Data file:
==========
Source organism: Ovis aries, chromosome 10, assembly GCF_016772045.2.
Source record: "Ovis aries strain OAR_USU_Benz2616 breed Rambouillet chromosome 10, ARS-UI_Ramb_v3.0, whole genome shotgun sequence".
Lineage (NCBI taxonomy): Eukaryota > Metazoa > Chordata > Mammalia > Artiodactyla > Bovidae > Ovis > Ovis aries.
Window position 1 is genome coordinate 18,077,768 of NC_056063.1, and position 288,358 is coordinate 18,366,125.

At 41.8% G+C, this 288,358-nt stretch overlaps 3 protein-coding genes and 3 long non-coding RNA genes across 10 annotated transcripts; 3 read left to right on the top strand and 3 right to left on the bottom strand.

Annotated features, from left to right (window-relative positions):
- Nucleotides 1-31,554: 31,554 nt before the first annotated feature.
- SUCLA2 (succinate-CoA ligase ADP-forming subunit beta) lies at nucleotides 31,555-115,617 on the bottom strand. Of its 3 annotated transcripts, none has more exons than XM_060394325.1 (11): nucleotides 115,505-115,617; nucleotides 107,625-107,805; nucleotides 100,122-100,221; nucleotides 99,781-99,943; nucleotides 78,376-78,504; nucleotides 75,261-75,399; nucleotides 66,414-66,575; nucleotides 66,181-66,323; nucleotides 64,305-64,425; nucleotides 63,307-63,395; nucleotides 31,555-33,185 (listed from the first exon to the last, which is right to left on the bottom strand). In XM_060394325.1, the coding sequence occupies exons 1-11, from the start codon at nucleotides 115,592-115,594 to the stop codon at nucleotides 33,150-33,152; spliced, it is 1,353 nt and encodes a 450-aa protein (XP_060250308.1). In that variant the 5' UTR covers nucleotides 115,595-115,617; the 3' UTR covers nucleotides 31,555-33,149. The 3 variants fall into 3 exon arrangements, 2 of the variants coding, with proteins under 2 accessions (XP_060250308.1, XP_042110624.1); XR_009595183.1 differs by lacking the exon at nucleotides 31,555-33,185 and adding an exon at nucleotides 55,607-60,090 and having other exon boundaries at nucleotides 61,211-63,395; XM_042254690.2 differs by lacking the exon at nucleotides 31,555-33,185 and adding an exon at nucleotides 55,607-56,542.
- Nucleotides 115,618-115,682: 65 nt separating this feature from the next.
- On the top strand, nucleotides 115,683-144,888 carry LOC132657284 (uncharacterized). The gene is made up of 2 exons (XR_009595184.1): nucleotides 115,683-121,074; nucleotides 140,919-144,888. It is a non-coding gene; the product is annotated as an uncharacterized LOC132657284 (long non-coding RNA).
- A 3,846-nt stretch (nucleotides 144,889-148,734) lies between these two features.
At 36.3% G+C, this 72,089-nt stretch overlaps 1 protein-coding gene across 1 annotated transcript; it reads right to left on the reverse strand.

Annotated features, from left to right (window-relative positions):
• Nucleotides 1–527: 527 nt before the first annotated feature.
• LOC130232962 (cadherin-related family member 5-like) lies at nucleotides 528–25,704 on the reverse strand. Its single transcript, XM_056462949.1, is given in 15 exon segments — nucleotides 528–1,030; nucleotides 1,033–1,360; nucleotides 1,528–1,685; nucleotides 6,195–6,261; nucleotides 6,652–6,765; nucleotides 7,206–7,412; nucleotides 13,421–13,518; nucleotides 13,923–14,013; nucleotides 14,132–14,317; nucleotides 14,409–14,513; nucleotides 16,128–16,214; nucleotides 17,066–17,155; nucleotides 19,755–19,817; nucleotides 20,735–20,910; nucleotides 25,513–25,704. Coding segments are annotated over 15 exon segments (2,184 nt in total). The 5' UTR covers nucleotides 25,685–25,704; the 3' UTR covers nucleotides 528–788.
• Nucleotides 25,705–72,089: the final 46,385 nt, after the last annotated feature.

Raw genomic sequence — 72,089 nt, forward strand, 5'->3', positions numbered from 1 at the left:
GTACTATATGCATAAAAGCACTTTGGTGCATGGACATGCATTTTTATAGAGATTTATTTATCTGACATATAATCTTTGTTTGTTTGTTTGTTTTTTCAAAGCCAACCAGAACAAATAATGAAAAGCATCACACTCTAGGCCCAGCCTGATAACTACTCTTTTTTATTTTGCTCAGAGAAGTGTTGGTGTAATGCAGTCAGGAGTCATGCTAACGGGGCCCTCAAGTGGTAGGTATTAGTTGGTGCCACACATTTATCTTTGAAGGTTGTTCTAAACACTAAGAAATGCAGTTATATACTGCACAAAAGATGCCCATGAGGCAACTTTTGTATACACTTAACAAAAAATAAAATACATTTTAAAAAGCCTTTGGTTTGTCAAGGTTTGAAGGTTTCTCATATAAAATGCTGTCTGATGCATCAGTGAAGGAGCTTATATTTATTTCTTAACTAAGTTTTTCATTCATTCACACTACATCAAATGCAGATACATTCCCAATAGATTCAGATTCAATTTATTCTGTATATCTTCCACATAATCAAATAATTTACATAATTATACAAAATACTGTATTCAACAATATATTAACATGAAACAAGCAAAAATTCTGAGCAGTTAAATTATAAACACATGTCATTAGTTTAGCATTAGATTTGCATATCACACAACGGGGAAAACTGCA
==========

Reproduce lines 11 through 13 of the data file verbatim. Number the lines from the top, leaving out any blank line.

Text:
- A 3,846-nt stretch (nucleotides 144,889-148,734) lies between these two features.
At 36.3% G+C, this 72,089-nt stretch overlaps 1 protein-coding gene across 1 annotated transcript; it reads right to left on the reverse strand.

Annotated features, from left to right (window-relative positions):